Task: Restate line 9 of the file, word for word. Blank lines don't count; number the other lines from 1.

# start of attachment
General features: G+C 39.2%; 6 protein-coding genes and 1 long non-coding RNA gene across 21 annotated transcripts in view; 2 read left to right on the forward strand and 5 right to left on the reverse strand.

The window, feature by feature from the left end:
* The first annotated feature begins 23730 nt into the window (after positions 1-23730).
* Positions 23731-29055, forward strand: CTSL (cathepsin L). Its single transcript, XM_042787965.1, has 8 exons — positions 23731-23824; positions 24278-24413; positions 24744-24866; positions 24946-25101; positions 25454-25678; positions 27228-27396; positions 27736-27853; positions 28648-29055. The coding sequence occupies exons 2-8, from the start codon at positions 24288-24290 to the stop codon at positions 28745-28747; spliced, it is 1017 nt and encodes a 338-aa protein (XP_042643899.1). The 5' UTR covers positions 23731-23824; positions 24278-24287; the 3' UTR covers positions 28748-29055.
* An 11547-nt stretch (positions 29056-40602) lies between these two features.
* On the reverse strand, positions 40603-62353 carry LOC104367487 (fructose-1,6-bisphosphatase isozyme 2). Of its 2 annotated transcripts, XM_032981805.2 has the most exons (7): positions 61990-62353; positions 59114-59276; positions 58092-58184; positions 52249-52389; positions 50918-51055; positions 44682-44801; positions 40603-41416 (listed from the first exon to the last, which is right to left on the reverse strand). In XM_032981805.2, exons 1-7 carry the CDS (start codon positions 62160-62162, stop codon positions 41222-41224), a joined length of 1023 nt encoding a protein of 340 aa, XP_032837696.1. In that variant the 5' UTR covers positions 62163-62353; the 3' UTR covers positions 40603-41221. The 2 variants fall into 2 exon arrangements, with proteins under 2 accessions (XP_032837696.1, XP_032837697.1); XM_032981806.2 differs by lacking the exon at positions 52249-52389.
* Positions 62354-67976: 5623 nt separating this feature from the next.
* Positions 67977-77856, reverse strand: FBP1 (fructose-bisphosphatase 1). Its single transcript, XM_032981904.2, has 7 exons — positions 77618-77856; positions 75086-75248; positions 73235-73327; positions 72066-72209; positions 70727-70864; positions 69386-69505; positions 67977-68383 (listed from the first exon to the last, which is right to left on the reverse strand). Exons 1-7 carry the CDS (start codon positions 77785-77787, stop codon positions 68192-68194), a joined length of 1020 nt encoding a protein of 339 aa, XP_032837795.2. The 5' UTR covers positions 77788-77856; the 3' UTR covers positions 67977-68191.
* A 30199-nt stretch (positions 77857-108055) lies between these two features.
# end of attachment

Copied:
* A 30199-nt stretch (positions 77857-108055) lies between these two features.